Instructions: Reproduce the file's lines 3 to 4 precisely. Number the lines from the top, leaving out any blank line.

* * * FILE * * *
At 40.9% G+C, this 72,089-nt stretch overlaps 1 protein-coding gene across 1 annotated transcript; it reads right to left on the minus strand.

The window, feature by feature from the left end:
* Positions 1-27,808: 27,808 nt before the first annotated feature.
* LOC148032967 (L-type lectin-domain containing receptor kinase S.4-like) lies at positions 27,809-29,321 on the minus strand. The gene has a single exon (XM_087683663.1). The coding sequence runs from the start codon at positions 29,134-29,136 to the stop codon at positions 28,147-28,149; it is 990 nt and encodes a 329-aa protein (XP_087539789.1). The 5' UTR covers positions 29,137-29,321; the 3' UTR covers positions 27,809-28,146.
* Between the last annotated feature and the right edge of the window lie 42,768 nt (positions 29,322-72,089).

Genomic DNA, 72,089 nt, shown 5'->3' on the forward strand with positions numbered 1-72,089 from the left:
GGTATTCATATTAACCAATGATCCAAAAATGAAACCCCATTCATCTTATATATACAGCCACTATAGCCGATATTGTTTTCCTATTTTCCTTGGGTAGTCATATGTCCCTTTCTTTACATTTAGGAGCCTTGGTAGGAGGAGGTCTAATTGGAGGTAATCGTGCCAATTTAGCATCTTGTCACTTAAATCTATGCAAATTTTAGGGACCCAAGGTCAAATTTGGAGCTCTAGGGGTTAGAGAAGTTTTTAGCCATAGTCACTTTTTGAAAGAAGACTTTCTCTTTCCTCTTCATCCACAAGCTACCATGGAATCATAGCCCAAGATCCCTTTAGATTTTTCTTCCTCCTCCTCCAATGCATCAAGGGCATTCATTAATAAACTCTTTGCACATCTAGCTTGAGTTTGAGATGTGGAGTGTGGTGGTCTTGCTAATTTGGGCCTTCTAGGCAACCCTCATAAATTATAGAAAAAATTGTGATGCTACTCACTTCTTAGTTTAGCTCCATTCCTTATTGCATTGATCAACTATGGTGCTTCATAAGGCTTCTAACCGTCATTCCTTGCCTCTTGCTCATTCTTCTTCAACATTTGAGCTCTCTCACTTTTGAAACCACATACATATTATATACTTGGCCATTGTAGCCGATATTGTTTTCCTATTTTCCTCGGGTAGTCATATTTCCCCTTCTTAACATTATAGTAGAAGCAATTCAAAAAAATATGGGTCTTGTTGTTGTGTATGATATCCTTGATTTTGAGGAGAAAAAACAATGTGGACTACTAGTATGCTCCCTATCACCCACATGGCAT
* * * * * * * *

* Positions 1-27,808: 27,808 nt before the first annotated feature.
* LOC148032967 (L-type lectin-domain containing receptor kinase S.4-like) lies at positions 27,809-29,321 on the minus strand. The gene has a single exon (XM_087683663.1). The coding sequence runs from the start codon at positions 29,134-29,136 to the stop codon at positions 28,147-28,149; it is 990 nt and encodes a 329-aa protein (XP_087539789.1). The 5' UTR covers positions 29,137-29,321; the 3' UTR covers positions 27,809-28,146.